What 24 years without a dad has taught me

Updated: May 7

If you had told me a few years ago, that I'd be writing a blog about losing my dad at 13 and what it has taught me, I would have laughed. But guess what, here it is and Jesus has it been a difficult one to write. It seemed like a great idea last week, right up until Monday & that wave of grief hit me like a tsunami all over again.

You see, on 17th February 1996, my dad passed away and so it was the anniversary of his death on Monday just gone. To say his death was a shock would be an understatement. He literally went to work one day and never came home again. He collapsed at work after suffering a subarachnoid haemorrhage on a Monday and passed away the following Saturday. I guess the good news is that at least he was surrounded by cars which were one of his Joy's and I guarantee he had a fag in his mouth or hand when it happened.

At the time I was 13 and youngest of three girls. The world suddenly seemed like a cruel and unforgiving place. Until then, my biggest worries had been whether someone had been talking behind my back, if Will Cantlie wanted to be my boyfriend or if my history homework was good enough. At 13 I was yet to ponder the fragility of life, the human condition, the meaning of it all or the psychology of humans but damn did I get a crash course, and my word was I angry about it. My favourite CD on repeat for around a year was Alanis Morissette, Jagged Little Pill and it was played loud.

That album was played as the funeral directors came to the house. It was played when people wanted to talk to me about how I was. It was stuck on repeat. Is was as if Alanis had looked into my future and written an album only a year before, soundtracking and releasing my grief.

Seeing dad again.

As if the shock of losing your dad wasn't enough, I had always had a knack for seeing and knowing stuff I apparently didn't know before. I know now it's called intuition and clairvoyance but at 13, all I knew was I really wanted this whole thing to be a nightmare and for me to wake up from it. So when I heard my dad coming in the back door, checking the microwave for his dinner, opening the drinks cabinet to grab a John Smiths and physically hearing the can open as he approached the living room- I thought my wish had come true. It had all been a bad dream!

Alas, this was not the case and instead, I had experienced my dear old dad trying to show me he was okay from spirit. I was not amused as you can imagine and thoroughly freaked out! I chose to believe I had wanted to see him so badly that I had imagined it and I pushed those abilities down into the darkest corner of my being that I could. I chained the box I put them into, double padlocked it and forgot where I put the key for about 10 years.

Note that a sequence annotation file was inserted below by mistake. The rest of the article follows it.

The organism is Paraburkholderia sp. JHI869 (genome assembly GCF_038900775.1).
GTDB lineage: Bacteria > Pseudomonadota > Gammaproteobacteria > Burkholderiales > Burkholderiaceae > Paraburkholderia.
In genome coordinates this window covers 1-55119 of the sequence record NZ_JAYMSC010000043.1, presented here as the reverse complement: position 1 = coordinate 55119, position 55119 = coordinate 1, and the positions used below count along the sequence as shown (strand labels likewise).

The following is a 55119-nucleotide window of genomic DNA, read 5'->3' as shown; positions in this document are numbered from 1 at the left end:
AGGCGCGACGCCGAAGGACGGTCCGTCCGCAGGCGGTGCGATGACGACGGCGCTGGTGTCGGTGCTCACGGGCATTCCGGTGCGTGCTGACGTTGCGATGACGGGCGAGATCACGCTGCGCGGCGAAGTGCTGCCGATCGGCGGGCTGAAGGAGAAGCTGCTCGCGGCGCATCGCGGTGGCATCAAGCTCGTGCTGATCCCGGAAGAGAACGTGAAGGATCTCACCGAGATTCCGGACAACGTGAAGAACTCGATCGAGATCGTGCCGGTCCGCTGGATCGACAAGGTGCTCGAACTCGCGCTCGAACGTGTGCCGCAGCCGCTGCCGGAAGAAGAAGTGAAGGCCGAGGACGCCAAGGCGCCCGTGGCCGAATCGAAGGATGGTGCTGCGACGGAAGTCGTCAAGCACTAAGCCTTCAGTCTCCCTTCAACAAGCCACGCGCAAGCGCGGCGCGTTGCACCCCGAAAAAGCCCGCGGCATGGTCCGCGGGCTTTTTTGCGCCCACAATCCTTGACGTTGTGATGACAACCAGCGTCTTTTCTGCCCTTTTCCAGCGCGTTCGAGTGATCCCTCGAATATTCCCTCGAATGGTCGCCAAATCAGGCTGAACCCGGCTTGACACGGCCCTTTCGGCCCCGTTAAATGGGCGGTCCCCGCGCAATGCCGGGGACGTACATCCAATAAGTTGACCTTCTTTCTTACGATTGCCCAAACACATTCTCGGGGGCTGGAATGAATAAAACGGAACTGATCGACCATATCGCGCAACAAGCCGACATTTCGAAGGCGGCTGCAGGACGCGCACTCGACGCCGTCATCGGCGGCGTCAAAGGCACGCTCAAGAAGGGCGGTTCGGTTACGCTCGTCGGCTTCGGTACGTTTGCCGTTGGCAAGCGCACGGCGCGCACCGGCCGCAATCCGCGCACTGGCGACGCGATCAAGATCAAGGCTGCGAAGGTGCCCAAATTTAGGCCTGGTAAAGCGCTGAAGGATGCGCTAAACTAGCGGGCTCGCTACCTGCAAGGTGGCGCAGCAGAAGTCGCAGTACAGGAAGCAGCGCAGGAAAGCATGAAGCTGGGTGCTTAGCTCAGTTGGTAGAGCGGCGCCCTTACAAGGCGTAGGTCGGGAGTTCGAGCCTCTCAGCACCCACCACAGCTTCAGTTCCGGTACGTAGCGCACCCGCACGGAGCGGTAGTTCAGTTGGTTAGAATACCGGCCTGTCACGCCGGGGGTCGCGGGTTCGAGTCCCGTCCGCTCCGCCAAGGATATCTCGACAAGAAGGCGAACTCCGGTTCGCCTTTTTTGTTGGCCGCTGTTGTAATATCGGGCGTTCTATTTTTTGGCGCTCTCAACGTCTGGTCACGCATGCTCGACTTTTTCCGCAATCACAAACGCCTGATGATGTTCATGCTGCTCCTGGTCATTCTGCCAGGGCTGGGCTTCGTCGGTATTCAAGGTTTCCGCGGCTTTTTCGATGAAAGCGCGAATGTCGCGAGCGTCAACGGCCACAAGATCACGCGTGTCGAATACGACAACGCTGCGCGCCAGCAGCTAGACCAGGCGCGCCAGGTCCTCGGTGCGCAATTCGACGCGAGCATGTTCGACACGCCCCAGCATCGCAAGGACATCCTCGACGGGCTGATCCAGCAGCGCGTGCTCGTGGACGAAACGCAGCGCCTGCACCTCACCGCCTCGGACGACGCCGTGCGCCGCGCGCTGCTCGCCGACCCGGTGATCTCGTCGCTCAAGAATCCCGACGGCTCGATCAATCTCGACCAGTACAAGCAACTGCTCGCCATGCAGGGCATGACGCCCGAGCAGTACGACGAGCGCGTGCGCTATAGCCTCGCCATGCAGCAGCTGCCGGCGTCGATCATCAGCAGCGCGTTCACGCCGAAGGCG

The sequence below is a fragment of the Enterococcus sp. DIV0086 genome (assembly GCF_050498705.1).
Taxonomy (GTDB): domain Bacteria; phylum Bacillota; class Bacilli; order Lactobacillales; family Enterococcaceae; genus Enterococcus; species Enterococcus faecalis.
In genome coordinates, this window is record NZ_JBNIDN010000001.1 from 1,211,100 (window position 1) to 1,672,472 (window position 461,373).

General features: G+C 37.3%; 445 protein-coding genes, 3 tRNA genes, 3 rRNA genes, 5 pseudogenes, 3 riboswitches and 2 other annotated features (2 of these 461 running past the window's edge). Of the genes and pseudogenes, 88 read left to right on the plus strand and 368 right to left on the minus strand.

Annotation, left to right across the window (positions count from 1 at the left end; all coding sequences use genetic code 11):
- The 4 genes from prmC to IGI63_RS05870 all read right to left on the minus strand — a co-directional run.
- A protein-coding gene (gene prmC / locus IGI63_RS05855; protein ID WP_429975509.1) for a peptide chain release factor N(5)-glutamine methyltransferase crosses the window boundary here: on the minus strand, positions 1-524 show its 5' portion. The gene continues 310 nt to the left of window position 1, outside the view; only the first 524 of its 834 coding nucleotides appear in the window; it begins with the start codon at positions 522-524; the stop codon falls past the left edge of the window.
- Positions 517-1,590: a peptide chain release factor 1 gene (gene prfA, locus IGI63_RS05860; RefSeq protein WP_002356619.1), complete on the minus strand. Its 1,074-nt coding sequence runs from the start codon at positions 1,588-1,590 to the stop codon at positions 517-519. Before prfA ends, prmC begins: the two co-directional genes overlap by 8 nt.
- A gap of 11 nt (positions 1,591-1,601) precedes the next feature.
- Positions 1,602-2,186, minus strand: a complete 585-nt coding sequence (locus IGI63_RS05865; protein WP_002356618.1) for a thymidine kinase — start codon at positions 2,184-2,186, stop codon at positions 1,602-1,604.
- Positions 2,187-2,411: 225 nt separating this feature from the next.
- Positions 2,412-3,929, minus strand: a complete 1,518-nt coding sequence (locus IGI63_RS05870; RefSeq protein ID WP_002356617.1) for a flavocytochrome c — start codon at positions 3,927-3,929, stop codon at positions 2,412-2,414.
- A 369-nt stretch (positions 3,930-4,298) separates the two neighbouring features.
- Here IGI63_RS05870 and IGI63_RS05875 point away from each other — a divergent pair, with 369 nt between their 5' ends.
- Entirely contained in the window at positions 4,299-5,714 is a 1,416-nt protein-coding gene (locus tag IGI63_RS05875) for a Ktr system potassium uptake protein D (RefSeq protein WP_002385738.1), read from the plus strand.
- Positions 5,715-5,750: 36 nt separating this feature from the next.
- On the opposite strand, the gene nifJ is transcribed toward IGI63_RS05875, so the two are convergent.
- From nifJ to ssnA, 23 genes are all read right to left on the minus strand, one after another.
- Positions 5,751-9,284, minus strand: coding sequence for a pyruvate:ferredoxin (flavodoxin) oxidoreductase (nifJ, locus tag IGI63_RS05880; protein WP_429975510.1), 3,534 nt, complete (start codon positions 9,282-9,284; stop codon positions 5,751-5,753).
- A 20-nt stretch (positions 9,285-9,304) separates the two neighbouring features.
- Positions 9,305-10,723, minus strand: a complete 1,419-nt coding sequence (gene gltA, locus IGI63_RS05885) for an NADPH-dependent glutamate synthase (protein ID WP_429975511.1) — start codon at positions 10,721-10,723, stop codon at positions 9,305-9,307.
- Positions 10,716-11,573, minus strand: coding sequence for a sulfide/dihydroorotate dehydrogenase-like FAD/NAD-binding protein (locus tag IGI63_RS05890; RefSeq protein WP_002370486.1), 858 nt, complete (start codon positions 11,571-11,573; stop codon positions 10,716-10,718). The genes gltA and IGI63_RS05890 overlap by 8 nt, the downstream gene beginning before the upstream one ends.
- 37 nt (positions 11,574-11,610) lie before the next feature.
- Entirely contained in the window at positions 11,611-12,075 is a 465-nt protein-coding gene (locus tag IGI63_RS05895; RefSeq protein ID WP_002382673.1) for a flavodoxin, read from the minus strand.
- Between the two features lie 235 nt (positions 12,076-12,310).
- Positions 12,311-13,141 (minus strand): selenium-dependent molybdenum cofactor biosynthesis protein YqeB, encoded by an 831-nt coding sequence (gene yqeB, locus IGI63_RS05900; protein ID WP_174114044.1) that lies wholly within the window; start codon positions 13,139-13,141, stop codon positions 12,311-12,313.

I went to school, where naturally everyone was sad for me but couldn't really relate. It's amazing how everyone can feel so devastated for you while never really understanding. Grief is such a personal thing after all and although everyone was lovely, over the weeks it quickly became forgotten and people moved on and back into the comfort of their teen dramas and personal end of world scenarios over make up and having to be home early because they were late the day before.

It would be my first lesson in how you really don't know who is truly there for you until they're not. It was also my first lesson in becoming my own best friend, and what happens when you aren't. Although I didn't know it then. I still have 2 friendships from my childhood that I value deeply and we've seen each other through everything you could imagine. Although not in each other's pockets any longer, they are the people I know I can call at 2 am even now and visa versa.

Two other people who will always stick in my memory from that time are My RE teacher and my Tutor. I still have a letter that my tutor wrote to me telling me how amazing I was and how proud my dad would be of me. My RE teacher I will be forever grateful to, for his patience and care while I found my feet in this new world of having real-world experience of the hypothetical situations he would suggest in his teachings to our class. I so desperately wanted to make sense of this new world I had been thrown into. A world full of questions like where we go when we die, whether heaven and hell exist, who God is. But the more I sought the answers, the angrier I got. What kind of God would take a father away from his children? What kind of person must I be for God to punish me in this way?

This wonderful teacher listened with love seeing through the angry child and allowing that pain to be there, never wobbling in his own belief and faith, while keeping strong boundaries about not allowing bad behaviour from me in the process. It was the first of many lessons in compassion.

Around the time that my dad passed away, I began to get ill.